Monkey style master Chen (Chia-Liang Liu AKA this film’s director Lau Kar-leung) has been tricked by gangster and brothel-owner Tuan (Lo Lieh), who uses his wife to act as if Chen has become so drunk that he’s assaulted her. The punishment for this heinous crime? Death. Death or Chen’s sister (Kara Wei) giving herself to Tuan and working in his house of ill repute for the rest of her life. As if that isnn’t bad enough, Tuan ruins Chen’s hands forever. He has destroyed his family, his spirit and his ability to perform kung fu.

Years later, Chen is sober and better known as a candy seller along with his monkey Ah Mao. A young thief named Monkey (Hsiao Ho) is watching him when some criminals attack him as he performs for some children. Monkey steals the money back and brings a meal to the old man to repay him for what he has gone through. Those same crooks return and kill Ah Mao, swinging the poor monkey by the tail and smashing his little body into a tree. Chen refuses to allow Monkey to get revenge, even physically stopping him from doing so and losing all of his money again.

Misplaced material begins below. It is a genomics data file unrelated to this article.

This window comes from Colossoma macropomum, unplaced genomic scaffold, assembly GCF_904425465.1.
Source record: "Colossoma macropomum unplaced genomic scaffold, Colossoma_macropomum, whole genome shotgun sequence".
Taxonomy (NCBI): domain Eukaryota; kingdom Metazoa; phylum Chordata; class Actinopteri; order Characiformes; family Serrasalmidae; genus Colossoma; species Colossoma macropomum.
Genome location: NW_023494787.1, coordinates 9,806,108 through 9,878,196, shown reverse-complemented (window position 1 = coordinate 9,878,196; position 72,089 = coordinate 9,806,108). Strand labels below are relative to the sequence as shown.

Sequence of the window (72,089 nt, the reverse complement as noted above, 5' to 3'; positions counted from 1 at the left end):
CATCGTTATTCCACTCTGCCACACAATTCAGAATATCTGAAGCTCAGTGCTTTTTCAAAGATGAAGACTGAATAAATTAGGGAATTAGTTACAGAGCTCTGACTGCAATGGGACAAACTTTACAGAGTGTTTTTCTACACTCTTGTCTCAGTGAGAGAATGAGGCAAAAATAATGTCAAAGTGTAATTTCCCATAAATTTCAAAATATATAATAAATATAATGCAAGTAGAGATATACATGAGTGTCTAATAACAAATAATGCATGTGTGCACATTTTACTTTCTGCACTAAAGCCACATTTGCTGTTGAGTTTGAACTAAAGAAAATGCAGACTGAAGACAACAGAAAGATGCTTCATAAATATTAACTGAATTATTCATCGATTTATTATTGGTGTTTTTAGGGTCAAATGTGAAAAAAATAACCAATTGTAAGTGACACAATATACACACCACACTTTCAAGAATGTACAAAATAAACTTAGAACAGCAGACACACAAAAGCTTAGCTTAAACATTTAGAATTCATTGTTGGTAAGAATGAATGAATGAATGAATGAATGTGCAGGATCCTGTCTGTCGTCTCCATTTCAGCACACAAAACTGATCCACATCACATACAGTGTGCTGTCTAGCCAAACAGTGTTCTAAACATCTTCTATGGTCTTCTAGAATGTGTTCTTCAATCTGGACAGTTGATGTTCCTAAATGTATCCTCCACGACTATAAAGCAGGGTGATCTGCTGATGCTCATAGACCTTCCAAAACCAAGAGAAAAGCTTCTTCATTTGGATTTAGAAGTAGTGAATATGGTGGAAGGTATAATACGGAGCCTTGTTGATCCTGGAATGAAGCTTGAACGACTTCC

Monkey soon begins to train with Chen and, much like many a Shaw Brothers story, he believes that he is strong enough way too quickly. Sure, he easily defeats the criminals, but when he faces Tuan, he barely escapes with his life. The only reason he lives is because Chen’s sister sacrifices her life so that he can run away.